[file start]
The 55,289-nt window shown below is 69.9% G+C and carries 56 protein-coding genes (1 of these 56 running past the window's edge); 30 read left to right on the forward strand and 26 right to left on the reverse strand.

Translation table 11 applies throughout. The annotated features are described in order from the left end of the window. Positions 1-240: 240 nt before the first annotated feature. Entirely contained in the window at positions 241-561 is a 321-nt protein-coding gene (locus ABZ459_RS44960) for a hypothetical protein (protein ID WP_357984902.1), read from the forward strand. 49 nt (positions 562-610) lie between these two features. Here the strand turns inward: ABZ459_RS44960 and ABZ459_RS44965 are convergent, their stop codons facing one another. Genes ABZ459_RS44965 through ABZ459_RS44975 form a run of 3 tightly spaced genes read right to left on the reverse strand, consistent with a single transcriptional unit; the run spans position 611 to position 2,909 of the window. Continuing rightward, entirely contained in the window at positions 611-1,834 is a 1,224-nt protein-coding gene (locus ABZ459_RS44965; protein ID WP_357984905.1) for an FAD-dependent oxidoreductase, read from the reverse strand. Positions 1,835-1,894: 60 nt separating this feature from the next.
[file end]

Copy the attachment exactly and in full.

The 55,289-nt window shown below is 69.9% G+C and carries 56 protein-coding genes (1 of these 56 running past the window's edge); 30 read left to right on the forward strand and 26 right to left on the reverse strand.

Translation table 11 applies throughout. The annotated features are described in order from the left end of the window. Positions 1-240: 240 nt before the first annotated feature. Entirely contained in the window at positions 241-561 is a 321-nt protein-coding gene (locus ABZ459_RS44960) for a hypothetical protein (protein ID WP_357984902.1), read from the forward strand. 49 nt (positions 562-610) lie between these two features. Here the strand turns inward: ABZ459_RS44960 and ABZ459_RS44965 are convergent, their stop codons facing one another. Genes ABZ459_RS44965 through ABZ459_RS44975 form a run of 3 tightly spaced genes read right to left on the reverse strand, consistent with a single transcriptional unit; the run spans position 611 to position 2,909 of the window. Continuing rightward, entirely contained in the window at positions 611-1,834 is a 1,224-nt protein-coding gene (locus ABZ459_RS44965; protein ID WP_357984905.1) for an FAD-dependent oxidoreductase, read from the reverse strand. Positions 1,835-1,894: 60 nt separating this feature from the next.